Synthetic backbone-cyclized peptides

A generalized kinematic loop closure method (named GenKIC) was implemented to samo arbitrary covalently linked atom chains capable of connecting the termini. Each GenKIC chain-closure attempt involved perturbing multiple chain degrees of freedom, then enforcing loop closure with ideal peptide bond geometry. “Sequence design, backbone relaxation, and in silico structure validation using MD simulation and Rosetta ab initio structure prediction were carried out with terminal bond geometry constraints”. Cyclic peptides were synthesized for three topologies, and their structures determined with NMR spectroscopy. All three peptides had structures very close to their design models, and all three were extremely stable to thermal denaturation and resistant to chemical denaturation. They were exceptionally stable given their small sizes.

Beyond natural secondary and tertiary structure

A “heterochiral, backbone-cyclized, two-helix topology with
one non-canonical left-handed α-helix and one canonical right-handed
α-helix” provided a final test of the design methodology. For validation by ab initio structure prediction, it was necessary to develop a new, GenKIC-based protocol since the standard Rosetta method uses uses fragments of native proteins, which typically do not contain left-handed helices. The selected design for this topology is a 26-residu protein with one D-cysteine,L-cysteine disulfide bond connecting the right-handed and left-handed α-helices. There was an excellent match between the NMR structure ensemble and the design model. This success demonstrated that the authors’ computational methods are general enough to design in a conformational space not explored by nature.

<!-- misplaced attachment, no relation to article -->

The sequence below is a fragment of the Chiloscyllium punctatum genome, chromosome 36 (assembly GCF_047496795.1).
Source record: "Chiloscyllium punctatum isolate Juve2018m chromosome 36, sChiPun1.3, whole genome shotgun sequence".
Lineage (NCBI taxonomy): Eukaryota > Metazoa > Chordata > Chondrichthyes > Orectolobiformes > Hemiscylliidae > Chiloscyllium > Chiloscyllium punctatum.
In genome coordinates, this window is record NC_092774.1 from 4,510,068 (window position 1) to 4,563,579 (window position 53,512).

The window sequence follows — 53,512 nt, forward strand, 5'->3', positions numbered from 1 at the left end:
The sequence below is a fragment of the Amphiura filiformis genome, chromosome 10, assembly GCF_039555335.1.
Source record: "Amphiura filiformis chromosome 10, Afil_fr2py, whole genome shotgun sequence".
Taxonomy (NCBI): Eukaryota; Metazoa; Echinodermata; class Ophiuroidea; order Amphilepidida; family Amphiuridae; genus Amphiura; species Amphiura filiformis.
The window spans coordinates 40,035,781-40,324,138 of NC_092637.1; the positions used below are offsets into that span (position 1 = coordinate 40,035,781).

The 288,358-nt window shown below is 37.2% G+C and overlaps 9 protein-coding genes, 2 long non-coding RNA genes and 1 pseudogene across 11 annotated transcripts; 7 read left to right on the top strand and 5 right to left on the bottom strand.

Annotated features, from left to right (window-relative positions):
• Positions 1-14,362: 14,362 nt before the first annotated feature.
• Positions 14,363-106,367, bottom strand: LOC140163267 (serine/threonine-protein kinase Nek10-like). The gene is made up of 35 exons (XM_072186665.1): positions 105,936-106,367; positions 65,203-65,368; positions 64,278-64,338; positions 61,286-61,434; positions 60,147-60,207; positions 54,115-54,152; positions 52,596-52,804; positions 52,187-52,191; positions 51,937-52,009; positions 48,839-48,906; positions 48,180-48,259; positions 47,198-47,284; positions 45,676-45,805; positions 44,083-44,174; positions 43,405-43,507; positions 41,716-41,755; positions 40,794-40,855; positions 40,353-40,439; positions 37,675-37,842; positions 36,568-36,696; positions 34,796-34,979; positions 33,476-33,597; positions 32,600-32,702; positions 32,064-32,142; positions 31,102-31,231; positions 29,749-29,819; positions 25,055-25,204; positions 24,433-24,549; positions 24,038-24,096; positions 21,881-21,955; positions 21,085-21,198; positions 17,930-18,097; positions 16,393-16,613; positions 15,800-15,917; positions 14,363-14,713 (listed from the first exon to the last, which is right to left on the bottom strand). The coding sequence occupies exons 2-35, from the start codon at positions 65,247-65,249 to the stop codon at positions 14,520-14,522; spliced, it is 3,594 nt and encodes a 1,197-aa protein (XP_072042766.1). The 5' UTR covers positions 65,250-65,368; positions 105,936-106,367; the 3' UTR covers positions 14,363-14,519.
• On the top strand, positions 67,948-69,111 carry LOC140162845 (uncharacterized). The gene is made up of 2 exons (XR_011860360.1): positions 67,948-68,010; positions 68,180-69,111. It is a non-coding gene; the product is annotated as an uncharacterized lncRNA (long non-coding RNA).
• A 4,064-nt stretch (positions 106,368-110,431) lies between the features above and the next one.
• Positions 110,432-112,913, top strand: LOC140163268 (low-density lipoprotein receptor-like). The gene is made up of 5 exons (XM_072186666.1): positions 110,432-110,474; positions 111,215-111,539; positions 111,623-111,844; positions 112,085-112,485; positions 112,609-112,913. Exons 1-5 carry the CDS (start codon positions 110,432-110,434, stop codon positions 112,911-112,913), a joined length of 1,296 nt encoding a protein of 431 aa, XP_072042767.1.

The authors point out that of the sixteen constrained peptide topologies designed, the twelve for which the strutures were experimentally determined were in close agreement with the design models. Unlike the natural constrained peptide families, these designed peptides are not limited to particular sizes, shapes, or disulfide connectivities.

Here we have focused on extending sampling and scoring methods to permit design with d-amino acids and cyclic backbones, but the new tools are fully generalizable to peptides containing more exotic building-blocks, such as amino acids with non-canonical sidechains or non-canonical backbones.

This research was clearly focused on extending de novo peptide design methods to provide a greater variety of protein components for drug discovery and therapeutic applications. Drugs and biotech therapies, whether small molecules or protein or other biomolecules, are all molecules sought to enhance or alter the functions of the complex natural molecular machine systems that comprise cells and organisms. Other complex molecular machine systems, as yet not designed, will play crucial roles along the paths to productive nanosystems and general purpose, high throughput atomically precise manufacturing.
—James Lewis, PhD